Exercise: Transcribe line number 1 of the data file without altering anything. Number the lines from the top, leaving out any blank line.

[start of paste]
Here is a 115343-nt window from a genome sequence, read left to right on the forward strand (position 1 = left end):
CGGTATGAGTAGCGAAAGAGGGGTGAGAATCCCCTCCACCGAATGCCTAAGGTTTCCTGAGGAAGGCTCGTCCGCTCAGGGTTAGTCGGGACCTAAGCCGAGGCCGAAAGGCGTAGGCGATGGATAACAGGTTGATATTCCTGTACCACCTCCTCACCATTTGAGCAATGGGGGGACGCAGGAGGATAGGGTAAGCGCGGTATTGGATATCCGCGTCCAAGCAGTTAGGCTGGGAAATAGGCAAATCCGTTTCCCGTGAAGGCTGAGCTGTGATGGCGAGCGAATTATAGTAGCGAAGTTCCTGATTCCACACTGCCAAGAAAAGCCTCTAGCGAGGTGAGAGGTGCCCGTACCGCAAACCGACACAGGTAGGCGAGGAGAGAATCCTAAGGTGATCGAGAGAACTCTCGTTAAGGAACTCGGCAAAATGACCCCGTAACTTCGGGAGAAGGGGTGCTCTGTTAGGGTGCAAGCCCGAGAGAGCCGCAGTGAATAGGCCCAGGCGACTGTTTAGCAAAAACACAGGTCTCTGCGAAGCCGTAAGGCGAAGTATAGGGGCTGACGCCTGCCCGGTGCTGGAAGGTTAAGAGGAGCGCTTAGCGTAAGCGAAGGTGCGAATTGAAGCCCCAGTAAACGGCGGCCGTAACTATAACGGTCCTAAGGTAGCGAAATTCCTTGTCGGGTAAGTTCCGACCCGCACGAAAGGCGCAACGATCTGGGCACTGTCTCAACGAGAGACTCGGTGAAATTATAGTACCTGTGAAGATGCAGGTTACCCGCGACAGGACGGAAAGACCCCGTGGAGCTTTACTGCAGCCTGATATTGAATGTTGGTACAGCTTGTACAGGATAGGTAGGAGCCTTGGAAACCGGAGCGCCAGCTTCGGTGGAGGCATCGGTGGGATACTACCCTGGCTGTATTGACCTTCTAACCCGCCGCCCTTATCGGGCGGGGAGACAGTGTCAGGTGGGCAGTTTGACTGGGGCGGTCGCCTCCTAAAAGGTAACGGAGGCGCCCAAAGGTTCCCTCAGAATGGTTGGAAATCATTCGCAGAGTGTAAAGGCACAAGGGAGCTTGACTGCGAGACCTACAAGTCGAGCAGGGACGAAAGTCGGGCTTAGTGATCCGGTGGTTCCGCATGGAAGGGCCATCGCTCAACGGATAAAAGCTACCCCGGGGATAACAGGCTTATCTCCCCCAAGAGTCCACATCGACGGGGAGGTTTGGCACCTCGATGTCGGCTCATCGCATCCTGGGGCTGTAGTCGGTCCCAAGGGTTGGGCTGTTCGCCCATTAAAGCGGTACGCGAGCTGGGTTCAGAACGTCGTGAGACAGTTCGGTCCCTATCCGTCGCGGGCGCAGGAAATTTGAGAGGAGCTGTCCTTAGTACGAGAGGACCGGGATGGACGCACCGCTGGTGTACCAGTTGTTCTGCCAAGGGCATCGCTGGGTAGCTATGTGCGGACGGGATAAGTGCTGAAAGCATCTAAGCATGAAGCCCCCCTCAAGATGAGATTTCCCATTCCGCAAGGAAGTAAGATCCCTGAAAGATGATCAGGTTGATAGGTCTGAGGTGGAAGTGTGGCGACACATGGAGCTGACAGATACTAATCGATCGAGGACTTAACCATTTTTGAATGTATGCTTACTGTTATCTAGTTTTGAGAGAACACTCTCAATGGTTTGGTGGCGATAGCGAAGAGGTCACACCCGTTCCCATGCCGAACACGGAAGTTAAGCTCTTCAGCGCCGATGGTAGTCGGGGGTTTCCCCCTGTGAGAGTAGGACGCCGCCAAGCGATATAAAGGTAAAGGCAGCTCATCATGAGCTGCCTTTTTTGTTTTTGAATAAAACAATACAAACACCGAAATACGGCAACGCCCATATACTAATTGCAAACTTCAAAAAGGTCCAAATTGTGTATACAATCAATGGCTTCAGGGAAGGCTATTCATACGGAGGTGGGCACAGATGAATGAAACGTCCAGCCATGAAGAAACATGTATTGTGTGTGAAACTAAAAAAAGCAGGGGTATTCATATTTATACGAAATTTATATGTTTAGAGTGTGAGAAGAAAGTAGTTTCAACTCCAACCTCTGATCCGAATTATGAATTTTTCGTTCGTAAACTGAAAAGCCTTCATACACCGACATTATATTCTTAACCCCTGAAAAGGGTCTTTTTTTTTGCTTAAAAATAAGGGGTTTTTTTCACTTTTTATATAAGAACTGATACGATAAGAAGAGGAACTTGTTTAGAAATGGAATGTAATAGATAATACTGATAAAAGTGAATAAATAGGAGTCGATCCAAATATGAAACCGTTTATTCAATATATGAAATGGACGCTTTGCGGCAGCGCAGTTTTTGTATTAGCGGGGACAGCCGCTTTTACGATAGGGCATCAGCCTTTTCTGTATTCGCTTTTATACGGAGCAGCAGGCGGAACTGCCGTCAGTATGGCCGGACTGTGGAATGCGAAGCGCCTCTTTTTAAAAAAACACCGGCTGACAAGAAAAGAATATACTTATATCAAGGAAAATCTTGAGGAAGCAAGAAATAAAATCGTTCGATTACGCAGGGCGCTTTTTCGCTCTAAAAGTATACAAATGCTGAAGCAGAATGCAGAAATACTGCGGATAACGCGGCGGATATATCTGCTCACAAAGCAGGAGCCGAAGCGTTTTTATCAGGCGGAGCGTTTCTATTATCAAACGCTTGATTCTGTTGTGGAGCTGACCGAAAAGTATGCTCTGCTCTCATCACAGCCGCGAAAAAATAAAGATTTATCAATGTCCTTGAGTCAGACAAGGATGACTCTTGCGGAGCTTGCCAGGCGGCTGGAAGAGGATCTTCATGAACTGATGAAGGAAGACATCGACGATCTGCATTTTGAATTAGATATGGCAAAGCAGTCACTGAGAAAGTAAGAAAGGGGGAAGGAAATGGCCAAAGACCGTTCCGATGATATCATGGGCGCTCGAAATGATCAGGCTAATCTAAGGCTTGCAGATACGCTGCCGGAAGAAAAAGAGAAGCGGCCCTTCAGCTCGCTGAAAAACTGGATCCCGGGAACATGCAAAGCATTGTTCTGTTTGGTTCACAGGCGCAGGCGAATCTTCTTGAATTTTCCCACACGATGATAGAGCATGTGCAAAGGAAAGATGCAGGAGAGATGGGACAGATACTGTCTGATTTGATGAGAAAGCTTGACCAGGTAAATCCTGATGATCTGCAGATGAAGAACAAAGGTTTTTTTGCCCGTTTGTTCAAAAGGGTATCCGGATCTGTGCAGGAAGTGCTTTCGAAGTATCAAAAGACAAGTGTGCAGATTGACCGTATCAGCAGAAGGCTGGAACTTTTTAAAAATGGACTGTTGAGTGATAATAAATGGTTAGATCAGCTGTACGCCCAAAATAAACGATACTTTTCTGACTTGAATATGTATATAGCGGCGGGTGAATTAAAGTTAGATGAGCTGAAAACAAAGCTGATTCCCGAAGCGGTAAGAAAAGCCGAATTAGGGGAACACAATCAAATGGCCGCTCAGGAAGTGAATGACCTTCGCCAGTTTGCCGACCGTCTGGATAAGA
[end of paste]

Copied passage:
Here is a 115343-nt window from a genome sequence, read left to right on the forward strand (position 1 = left end):